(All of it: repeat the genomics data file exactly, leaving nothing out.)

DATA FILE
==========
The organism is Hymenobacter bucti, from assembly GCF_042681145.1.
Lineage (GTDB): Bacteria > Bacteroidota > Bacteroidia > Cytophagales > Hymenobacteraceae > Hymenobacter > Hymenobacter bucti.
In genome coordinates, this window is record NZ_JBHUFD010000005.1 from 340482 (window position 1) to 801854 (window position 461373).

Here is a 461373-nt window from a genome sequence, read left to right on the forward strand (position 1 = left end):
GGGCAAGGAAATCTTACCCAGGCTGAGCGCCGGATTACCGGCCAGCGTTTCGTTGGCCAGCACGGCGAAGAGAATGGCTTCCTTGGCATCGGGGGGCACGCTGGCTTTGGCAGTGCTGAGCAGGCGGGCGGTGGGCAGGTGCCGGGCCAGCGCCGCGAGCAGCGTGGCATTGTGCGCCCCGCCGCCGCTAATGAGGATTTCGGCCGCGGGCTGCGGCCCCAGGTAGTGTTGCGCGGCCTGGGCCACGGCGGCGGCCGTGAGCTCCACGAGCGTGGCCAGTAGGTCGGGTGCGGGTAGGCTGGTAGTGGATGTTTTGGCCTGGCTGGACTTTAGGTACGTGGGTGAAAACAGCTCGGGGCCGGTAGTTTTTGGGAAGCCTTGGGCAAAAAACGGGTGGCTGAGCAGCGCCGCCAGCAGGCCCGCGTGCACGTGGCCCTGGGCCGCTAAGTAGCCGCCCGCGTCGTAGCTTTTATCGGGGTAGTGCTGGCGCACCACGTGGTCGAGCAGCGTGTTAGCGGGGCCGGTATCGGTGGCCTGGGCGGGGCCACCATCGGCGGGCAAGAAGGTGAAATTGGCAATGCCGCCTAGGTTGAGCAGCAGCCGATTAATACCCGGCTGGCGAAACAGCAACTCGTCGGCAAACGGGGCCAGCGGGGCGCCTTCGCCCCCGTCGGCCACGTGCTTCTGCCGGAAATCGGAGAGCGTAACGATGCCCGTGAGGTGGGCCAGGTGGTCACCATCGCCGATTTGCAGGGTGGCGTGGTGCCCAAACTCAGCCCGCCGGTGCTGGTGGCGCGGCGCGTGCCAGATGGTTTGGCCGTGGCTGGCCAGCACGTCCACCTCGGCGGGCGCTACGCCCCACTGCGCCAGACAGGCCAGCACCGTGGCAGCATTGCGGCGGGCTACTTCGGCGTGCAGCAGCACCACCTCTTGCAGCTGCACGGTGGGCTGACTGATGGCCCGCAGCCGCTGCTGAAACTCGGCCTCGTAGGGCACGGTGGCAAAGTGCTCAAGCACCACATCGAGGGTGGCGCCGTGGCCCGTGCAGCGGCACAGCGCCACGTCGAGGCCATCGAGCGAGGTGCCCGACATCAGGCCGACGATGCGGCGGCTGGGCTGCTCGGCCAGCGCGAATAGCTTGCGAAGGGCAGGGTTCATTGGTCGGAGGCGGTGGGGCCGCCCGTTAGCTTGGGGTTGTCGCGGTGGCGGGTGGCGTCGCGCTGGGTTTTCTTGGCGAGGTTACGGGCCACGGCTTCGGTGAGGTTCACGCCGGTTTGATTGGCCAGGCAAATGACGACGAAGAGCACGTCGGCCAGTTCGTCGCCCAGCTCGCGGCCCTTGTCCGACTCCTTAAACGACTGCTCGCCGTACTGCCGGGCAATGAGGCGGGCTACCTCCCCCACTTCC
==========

The organism is Hymenobacter bucti, from assembly GCF_042681145.1.
Lineage (GTDB): Bacteria > Bacteroidota > Bacteroidia > Cytophagales > Hymenobacteraceae > Hymenobacter > Hymenobacter bucti.
In genome coordinates, this window is record NZ_JBHUFD010000005.1 from 340482 (window position 1) to 801854 (window position 461373).

Here is a 461373-nt window from a genome sequence, read left to right on the forward strand (position 1 = left end):
GGGCAAGGAAATCTTACCCAGGCTGAGCGCCGGATTACCGGCCAGCGTTTCGTTGGCCAGCACGGCGAAGAGAATGGCTTCCTTGGCATCGGGGGGCACGCTGGCTTTGGCAGTGCTGAGCAGGCGGGCGGTGGGCAGGTGCCGGGCCAGCGCCGCGAGCAGCGTGGCATTGTGCGCCCCGCCGCCGCTAATGAGGATTTCGGCCGCGGGCTGCGGCCCCAGGTAGTGTTGCGCGGCCTGGGCCACGGCGGCGGCCGTGAGCTCCACGAGCGTGGCCAGTAGGTCGGGTGCGGGTAGGCTGGTAGTGGATGTTTTGGCCTGGCTGGACTTTAGGTACGTGGGTGAAAACAGCTCGGGGCCGGTAGTTTTTGGGAAGCCTTGGGCAAAAAACGGGTGGCTGAGCAGCGCCGCCAGCAGGCCCGCGTGCACGTGGCCCTGGGCCGCTAAGTAGCCGCCCGCGTCGTAGCTTTTATCGGGGTAGTGCTGGCGCACCACGTGGTCGAGCAGCGTGTTAGCGGGGCCGGTATCGGTGGCCTGGGCGGGGCCACCATCGGCGGGCAAGAAGGTGAAATTGGCAATGCCGCCTAGGTTGAGCAGCAGCCGATTAATACCCGGCTGGCGAAACAGCAACTCGTCGGCAAACGGGGCCAGCGGGGCGCCTTCGCCCCCGTCGGCCACGTGCTTCTGCCGGAAATCGGAGAGCGTAACGATGCCCGTGAGGTGGGCCAGGTGGTCACCATCGCCGATTTGCAGGGTGGCGTGGTGCCCAAACTCAGCCCGCCGGTGCTGGTGGCGCGGCGCGTGCCAGATGGTTTGGCCGTGGCTGGCCAGCACGTCCACCTCGGCGGGCGCTACGCCCCACTGCGCCAGACAGGCCAGCACCGTGGCAGCATTGCGGCGGGCTACTTCGGCGTGCAGCAGCACCACCTCTTGCAGCTGCACGGTGGGCTGACTGATGGCCCGCAGCCGCTGCTGAAACTCGGCCTCGTAGGGCACGGTGGCAAAGTGCTCAAGCACCACATCGAGGGTGGCGCCGTGGCCCGTGCAGCGGCACAGCGCCACGTCGAGGCCATCGAGCGAGGTGCCCGACATCAGGCCGACGATGCGGCGGCTGGGCTGCTCGGCCAGCGCGAATAGCTTGCGAAGGGCAGGGTTCATTGGTCGGAGGCGGTGGGGCCGCCCGTTAGCTTGGGGTTGTCGCGGTGGCGGGTGGCGTCGCGCTGGGTTTTCTTGGCGAGGTTACGGGCCACGGCTTCGGTGAGGTTCACGCCGGTTTGATTGGCCAGGCAAATGACGACGAAGAGCACGTCGGCCAGTTCGTCGCCCAGCTCGCGGCCCTTGTCCGACTCCTTAAACGACTGCTCGCCGTACTGCCGGGCAATGAGGCGGGCTACCTCCCCCACTTCC